Child Care Subsidies – California

For some workers, pay raise comes with loss of cheap child care, By Natalie Kitroeff, January 6, 2017, Los Angeles Times: “When the minimum wage in California rose to $10.50 an hour Jan. 1, more than a million people got a raise. But for an untold number of families across the state, that pay bump could price them out of child care.  This year, for the first time, two parents working full time at minimum wage jobs, with one child, will be considered too well off to qualify for state subsidies for day care and preschool. It’s been 10 years since the state set the threshold for who is poor enough to get the benefit, which is pegged to 2005 income levels…”

Star Tribune Series on Poverty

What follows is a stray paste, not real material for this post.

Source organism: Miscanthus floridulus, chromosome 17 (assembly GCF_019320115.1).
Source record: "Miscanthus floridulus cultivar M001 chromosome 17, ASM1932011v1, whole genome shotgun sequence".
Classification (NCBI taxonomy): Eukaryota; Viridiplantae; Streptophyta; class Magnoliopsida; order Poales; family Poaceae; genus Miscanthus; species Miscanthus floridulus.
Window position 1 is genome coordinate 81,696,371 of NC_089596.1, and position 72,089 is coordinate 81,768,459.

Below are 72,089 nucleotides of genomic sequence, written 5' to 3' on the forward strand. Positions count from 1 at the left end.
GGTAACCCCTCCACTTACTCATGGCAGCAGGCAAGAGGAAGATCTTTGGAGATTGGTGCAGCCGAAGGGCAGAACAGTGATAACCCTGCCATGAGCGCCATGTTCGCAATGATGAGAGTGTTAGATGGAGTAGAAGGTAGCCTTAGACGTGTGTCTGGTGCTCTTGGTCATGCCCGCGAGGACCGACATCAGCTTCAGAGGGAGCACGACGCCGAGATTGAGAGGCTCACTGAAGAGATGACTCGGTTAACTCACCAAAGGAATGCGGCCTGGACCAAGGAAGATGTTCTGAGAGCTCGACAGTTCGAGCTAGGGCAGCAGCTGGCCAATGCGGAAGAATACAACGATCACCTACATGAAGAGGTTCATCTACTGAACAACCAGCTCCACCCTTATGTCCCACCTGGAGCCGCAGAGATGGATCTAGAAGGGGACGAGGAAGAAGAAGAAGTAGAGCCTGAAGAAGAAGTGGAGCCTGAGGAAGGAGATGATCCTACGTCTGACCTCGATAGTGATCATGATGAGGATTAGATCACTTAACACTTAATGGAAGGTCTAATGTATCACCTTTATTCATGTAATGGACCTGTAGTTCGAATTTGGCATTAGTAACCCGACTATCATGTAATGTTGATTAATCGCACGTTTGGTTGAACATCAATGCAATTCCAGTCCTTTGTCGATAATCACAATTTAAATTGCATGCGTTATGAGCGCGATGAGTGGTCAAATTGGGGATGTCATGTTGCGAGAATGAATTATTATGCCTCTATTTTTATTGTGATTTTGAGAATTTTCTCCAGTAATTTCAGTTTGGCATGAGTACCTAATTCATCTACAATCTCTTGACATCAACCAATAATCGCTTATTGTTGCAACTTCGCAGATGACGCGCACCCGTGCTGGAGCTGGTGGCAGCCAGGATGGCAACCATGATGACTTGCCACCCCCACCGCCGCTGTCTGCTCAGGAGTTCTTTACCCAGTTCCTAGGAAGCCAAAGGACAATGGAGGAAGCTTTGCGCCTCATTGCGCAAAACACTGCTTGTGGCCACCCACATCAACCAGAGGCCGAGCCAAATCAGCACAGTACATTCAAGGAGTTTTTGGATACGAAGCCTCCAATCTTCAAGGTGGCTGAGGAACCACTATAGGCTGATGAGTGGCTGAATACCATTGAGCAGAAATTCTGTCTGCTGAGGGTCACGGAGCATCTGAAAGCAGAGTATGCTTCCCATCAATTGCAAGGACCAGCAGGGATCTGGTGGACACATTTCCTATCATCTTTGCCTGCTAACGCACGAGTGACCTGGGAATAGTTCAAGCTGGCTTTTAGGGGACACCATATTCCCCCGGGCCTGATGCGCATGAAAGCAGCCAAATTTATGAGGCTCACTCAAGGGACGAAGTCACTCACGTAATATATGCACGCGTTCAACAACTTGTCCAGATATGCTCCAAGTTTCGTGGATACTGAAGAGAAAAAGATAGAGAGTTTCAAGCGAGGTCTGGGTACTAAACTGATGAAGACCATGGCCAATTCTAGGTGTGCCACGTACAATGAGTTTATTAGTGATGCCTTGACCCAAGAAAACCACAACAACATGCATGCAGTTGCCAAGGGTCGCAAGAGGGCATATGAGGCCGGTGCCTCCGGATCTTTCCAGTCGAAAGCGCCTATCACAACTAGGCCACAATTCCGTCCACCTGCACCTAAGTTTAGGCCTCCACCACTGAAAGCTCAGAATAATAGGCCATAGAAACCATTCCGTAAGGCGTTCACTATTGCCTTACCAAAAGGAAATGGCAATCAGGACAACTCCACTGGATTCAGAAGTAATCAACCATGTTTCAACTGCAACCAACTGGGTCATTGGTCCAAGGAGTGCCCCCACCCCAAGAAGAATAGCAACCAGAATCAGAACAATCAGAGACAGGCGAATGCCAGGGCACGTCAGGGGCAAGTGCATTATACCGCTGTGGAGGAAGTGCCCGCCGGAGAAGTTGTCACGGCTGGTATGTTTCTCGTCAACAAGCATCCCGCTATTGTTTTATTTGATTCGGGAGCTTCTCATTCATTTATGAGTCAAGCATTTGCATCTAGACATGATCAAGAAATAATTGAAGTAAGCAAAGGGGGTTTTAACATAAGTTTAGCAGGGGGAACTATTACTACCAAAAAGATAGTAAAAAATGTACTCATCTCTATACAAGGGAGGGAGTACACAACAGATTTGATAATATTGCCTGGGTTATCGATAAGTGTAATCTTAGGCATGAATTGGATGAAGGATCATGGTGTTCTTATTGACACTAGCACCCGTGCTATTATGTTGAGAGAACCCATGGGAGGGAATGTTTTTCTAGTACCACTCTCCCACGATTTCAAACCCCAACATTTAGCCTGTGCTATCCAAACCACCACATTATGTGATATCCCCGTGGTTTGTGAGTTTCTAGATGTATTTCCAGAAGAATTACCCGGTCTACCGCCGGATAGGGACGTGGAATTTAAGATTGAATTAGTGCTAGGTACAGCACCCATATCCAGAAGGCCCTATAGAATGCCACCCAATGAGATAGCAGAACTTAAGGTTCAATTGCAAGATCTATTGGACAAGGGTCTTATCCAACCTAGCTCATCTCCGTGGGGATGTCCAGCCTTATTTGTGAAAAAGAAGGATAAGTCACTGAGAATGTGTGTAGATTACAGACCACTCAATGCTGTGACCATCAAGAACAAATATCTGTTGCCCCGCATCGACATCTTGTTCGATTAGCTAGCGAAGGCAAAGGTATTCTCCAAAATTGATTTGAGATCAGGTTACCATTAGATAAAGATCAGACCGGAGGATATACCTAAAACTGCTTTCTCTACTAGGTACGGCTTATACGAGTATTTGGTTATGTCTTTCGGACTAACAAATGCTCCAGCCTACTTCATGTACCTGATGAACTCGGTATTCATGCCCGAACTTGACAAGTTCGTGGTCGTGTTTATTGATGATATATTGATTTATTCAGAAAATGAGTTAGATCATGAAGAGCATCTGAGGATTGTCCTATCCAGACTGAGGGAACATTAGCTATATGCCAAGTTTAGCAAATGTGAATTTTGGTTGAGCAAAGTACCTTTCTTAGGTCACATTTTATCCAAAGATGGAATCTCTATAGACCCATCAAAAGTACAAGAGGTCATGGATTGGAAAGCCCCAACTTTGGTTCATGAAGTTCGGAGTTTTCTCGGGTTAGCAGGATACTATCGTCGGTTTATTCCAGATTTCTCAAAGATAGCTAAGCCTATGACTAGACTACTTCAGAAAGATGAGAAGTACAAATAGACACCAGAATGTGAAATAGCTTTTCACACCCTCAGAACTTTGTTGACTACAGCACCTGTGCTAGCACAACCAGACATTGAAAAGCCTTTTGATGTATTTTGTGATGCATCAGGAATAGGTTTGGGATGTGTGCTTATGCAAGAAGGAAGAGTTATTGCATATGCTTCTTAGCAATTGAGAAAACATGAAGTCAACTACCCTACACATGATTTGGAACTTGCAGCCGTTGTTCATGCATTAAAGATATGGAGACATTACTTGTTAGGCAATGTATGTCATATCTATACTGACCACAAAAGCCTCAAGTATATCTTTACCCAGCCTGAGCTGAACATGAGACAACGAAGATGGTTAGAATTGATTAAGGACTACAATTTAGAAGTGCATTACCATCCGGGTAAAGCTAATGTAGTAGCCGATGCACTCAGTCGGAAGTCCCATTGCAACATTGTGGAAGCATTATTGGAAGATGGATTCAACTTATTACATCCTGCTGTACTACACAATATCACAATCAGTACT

• Taking risks to pursue the American dream, By Adam Belz, December 28, 2016, Star Tribune: “Ethrophic Burnett escaped the South Side of Chicago, moved to Minneapolis ‘to have a life for my kids’ — and wound up in a social experiment.  In the late 1990s, when the oldest of her children were just in elementary school, her family was one of hundreds that was moved to the Twin Cities suburbs as the result of a federal fair housing lawsuit. Her children thrived, she said. They developed new ambitions that otherwise might have seemed distant.  Then, three years ago, as her oldest daughter entered college, Burnett lost eligibility for the home she was living in and moved the family back to the poorest area of Minneapolis…”